A one way trip to Mars with Mars One

Recently Mars One got a lot of attention in the Dutch media, Arno Wielders did some television work and the organasation got to do a radio interview. Started in May 2012, Mars One certainly had its fair share of time in the spotlights. Maybe I finally should write my thoughts about it.

Well, what does Mars One want? In a nuttshell, a permanent settlement of humans on Mars. and do they want to accomplish that? By using of the shelf technology and finance the project purely commercially. As a big television event.

Mars One isn’t the first one to come up with a plan to colonize Mars. NASA tried it, but came with a ridiculous expensive project which was shot down almost immediately. With that bad experience in mind, the Mars Society presented their Mars Direct plan. The first practical approach to put humans on Mars.

Mars Direct uses off the shelf technology and tries to keep costs as low as possible. It did take a page from NASA, the astronauts returned back to earth after the visit to Mars. This does complicates things, you need to create an infrastructure to bring the people back.

Mars One Base
A permanent base on Mars envisioned by Mars One. Photo: Mars One

Also, like NASA, Mars Direct assumes that the astronauts will have to do something “useful”. Obviously that would be doing sciency stuff and since time on Mars is limited, the astronauts can’t be bothered with all kinds of mondane tasks. Like setting up a settlement. Another big issue of doing science as your main task is that you will come in conflict with the “robot crowd”. And that’s a can of political worms you don’t want to open.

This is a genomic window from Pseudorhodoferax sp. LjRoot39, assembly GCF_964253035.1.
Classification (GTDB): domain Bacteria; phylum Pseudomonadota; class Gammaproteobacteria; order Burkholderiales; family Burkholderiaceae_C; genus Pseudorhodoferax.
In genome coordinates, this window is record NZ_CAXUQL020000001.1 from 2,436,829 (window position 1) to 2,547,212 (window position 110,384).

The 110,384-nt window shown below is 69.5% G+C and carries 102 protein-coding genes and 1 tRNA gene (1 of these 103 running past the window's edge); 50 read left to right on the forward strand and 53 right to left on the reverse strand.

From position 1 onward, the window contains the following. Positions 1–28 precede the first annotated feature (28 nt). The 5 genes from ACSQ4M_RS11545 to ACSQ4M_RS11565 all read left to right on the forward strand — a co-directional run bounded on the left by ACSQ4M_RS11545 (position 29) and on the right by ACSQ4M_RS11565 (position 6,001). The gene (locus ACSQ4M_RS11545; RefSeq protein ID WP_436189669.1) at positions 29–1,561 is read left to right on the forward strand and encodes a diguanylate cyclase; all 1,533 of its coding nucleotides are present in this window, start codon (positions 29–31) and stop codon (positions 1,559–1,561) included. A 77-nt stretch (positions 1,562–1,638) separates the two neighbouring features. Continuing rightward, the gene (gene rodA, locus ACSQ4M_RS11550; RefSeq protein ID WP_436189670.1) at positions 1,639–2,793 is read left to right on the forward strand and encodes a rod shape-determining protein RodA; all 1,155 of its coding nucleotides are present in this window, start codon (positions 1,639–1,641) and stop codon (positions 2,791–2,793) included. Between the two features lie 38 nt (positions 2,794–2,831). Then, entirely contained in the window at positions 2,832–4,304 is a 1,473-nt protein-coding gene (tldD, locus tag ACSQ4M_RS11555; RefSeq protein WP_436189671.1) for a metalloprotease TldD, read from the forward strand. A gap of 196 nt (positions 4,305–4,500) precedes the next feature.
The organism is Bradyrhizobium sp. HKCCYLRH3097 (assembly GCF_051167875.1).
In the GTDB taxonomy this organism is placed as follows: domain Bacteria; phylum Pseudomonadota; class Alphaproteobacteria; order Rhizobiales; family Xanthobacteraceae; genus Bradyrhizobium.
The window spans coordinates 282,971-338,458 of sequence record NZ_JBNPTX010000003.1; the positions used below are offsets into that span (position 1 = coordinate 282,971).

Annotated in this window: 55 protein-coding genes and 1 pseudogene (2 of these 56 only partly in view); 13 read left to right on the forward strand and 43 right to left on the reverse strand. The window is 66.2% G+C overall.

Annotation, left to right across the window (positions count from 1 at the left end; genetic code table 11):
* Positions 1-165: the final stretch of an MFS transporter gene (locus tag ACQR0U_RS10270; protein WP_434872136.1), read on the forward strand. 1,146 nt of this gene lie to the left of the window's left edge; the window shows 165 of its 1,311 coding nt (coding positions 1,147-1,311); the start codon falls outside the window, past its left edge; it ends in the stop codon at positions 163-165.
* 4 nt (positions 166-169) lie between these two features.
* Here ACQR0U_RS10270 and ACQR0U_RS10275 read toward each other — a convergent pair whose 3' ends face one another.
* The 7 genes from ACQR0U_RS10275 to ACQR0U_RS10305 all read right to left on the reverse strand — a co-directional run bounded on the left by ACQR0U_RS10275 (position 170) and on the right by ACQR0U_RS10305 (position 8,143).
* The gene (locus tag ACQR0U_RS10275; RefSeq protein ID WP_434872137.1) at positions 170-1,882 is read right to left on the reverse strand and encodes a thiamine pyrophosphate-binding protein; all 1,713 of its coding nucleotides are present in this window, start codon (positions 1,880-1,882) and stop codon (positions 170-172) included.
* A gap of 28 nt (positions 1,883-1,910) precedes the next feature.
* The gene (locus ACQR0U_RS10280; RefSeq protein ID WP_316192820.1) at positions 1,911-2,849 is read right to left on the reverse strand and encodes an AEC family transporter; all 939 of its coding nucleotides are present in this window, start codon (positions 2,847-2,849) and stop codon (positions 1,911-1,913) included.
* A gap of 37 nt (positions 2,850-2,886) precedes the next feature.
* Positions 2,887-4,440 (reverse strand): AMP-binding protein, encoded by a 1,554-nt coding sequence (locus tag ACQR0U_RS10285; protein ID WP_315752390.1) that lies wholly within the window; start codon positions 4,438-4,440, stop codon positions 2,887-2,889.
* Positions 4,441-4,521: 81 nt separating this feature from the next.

So how does Mars One go about it. First, they make their intention quite clear. They want a permanent settlement of humans on Mars. Secondly, science isn’t their main goal. Instead they want a kind of “Big Brother” in space. A continous media stream of the daily life of the settlers will pay the bill of this endeavour. But most importantly, the journey is a one way ticket.

A one way ticket to Mars has been proposed earlier but got very negative reaction for being suicidal. It is a very clever idea though. It prevent much complcation and saves ton of money. Probably due to the rise of firms like SpaceX, Mars One doesn’t seem to crazy. Elon Musk has similar ideas about humans in space and has proven that it is possible to create a much cheaper space infrastructure.

For now Mars One has the wind in its sails. They can base their plan on the technologies developed by the likes of SpaceX and thanks to all the commercial space hooplah Mars One isn’t depicted as a bunch of lunatics. Also, not interfering with the science crowd (and their precious budgets), their Mars settlers can focus on one thing only, setting up a permanent settlement.

Mars One explains much better their project than I’ll ever can. They’ve got a fantastic website, well made and very clear. One last note, the roadmap they envision is awfully tight. I doubt it is possible on such a short notice, but that might not be that important. What counts is that Mars One presented a realistic and affordable plan to put humans on Mars. If it will be 2033 instead of 2023 would fine with me. I definitely will blog more on clubs like Mars One, what drives them and put my own spin ont it.